Many examples from classical authors and imitators in later European literature and popular tradition can be found. The motif was transferred to instruments made of wood, and Reusner’s couplet was much used as a motto on early violins; the famous luthier Gasparo Duiffopruggar particularly appears to have been associated with it.

This according to “The riddle of the tortoise and the lyre” by Edward Kerr Borthwick (Music & letters LI/4 [October 1970] pp. 373–87).

Above, a harpsichord in the Flemish style that includes the inscription; below, an instrumental work inspired by the original four-line poem.

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Tippett and Eliot

tippett-eliot

Michael Tippett called T.S. Eliot his spiritual and artistic mentor, and their numerous discussions in the 1930s proved a lasting influence on the composer’s beliefs about the coming-together of words and music.

Tippett quoted from and alluded to the work of Eliot not only in his early pieces, as has previously been noted, but in much later compositions such as The ice break, The mask of time, and Byzantium.

Eliot’s essay The three voices of poetry examines the number of voices in which the I of a poem can speak, freed from the specificities of prose, and Tippett, influenced by Eliot, harnessed the form of oratorio, freed from the specificities of opera, to allow it to speak in many voices.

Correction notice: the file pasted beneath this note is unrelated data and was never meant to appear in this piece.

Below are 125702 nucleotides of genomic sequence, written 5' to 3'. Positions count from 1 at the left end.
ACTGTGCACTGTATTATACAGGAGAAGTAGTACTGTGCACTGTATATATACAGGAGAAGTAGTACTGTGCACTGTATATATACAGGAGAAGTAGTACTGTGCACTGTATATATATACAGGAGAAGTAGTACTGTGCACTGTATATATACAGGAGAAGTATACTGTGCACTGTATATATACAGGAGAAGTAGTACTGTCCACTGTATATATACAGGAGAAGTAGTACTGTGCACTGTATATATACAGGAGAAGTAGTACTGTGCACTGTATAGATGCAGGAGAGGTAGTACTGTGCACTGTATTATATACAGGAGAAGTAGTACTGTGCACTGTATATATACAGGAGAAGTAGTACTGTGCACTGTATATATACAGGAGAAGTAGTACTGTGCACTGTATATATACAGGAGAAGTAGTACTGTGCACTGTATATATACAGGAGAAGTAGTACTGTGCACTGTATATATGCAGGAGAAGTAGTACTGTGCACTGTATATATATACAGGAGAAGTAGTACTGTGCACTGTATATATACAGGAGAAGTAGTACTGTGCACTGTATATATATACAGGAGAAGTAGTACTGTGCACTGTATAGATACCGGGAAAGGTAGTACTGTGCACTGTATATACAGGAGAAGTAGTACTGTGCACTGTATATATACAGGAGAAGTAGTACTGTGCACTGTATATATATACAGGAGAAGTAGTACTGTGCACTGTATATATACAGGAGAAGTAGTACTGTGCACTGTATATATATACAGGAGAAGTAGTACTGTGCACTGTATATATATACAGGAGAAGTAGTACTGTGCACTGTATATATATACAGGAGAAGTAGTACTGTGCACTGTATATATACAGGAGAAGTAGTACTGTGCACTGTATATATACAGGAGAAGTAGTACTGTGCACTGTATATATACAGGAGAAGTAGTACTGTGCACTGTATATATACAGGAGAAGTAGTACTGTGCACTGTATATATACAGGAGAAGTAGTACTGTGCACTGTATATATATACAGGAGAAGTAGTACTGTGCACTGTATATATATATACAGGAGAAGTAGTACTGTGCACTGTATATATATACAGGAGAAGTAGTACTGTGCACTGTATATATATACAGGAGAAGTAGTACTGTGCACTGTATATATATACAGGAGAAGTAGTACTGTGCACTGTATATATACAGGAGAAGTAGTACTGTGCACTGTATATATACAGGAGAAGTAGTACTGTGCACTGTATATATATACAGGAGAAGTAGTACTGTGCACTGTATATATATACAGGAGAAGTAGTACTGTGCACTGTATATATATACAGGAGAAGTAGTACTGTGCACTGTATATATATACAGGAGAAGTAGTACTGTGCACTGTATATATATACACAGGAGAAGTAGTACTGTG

This according to “Tippett and Eliot” by Oliver Soden (Tempo LXVII/266 [October 2013] pp. 28–53).

Today is Tippett’s 110th birthday! Below, the opening movements of A child of our time, another of Tippett’s works that was influenced by Eliot.

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The Pied Piper and his clarinet

Rattenfänger

The German town of Hameln continues to re-enact the legend of the Rattenfänger, known in English as the Pied Piper, each weekend during the summer. A number of musicians have assumed the role of the piper since the 1950s, playing flute, oboe, or clarinet.

Since 1979 the role of the Rattenfänger has been played by the Pennsylvania-born clarinetist Michael Boyer, who performs on one of two U.S.-made metal clarinets: a Gladiator model from the 1930s or an American Standard model from the 1920s, both made by the H.N. White company of Cleveland, Ohio.

This according to “Hamelin’s Pied Piper: An unexpected American connection” by James Gillespie (The clarinet XLI/3 [June 2014] pp. 56–60). Above and below, Mr. Boyer’s summer job.